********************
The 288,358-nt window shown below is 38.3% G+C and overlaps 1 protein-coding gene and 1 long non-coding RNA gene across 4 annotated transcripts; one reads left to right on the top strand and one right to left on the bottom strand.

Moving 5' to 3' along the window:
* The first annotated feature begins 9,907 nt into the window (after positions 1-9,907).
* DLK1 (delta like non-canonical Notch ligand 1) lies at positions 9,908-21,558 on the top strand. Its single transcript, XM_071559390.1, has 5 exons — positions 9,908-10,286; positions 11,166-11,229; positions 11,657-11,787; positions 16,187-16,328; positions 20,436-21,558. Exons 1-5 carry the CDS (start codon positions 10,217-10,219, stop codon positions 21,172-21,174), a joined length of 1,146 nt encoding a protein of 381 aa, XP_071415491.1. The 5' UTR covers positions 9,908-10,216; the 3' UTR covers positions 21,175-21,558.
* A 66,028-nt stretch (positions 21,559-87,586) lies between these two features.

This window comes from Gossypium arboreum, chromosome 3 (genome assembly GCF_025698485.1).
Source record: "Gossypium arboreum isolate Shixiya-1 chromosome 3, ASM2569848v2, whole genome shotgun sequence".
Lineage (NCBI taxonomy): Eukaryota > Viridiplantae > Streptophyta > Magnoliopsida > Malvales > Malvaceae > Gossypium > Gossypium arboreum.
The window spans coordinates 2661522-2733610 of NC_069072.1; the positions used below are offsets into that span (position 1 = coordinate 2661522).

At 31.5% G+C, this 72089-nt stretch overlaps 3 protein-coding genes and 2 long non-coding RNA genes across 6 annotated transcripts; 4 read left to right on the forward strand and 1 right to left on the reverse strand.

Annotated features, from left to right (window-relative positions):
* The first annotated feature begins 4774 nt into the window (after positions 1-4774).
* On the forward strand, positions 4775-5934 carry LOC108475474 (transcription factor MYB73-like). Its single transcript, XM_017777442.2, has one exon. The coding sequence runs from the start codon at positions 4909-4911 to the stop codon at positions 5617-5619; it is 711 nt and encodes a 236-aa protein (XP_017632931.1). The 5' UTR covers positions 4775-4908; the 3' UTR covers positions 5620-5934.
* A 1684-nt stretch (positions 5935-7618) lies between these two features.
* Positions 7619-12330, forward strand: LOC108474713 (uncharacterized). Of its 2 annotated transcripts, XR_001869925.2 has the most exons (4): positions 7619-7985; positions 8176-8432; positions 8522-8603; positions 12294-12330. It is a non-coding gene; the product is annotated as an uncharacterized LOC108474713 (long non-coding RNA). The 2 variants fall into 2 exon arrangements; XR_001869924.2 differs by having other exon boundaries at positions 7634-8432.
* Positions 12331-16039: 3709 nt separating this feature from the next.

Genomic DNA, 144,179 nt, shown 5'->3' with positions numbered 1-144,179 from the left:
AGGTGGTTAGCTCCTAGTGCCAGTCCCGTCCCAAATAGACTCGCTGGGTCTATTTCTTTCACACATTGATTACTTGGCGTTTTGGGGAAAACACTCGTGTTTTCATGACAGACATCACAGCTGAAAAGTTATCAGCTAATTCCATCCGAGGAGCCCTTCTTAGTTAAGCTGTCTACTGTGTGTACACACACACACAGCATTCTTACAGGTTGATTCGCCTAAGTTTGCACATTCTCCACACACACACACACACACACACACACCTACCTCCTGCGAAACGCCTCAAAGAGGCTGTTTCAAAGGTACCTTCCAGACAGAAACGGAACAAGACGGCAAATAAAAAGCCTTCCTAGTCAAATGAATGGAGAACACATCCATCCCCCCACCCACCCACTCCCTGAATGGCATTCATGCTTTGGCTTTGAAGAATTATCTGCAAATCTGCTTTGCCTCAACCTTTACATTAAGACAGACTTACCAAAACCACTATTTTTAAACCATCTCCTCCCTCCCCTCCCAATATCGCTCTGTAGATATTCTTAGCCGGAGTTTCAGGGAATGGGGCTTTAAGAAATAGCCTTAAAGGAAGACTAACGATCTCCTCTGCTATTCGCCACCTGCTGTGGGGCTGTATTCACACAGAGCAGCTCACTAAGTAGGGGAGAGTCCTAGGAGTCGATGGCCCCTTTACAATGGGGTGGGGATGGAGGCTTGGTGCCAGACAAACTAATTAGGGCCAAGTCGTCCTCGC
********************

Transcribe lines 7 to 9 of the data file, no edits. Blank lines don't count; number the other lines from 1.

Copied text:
Source record: "Gossypium arboreum isolate Shixiya-1 chromosome 3, ASM2569848v2, whole genome shotgun sequence".
Lineage (NCBI taxonomy): Eukaryota > Viridiplantae > Streptophyta > Magnoliopsida > Malvales > Malvaceae > Gossypium > Gossypium arboreum.
The window spans coordinates 2661522-2733610 of NC_069072.1; the positions used below are offsets into that span (position 1 = coordinate 2661522).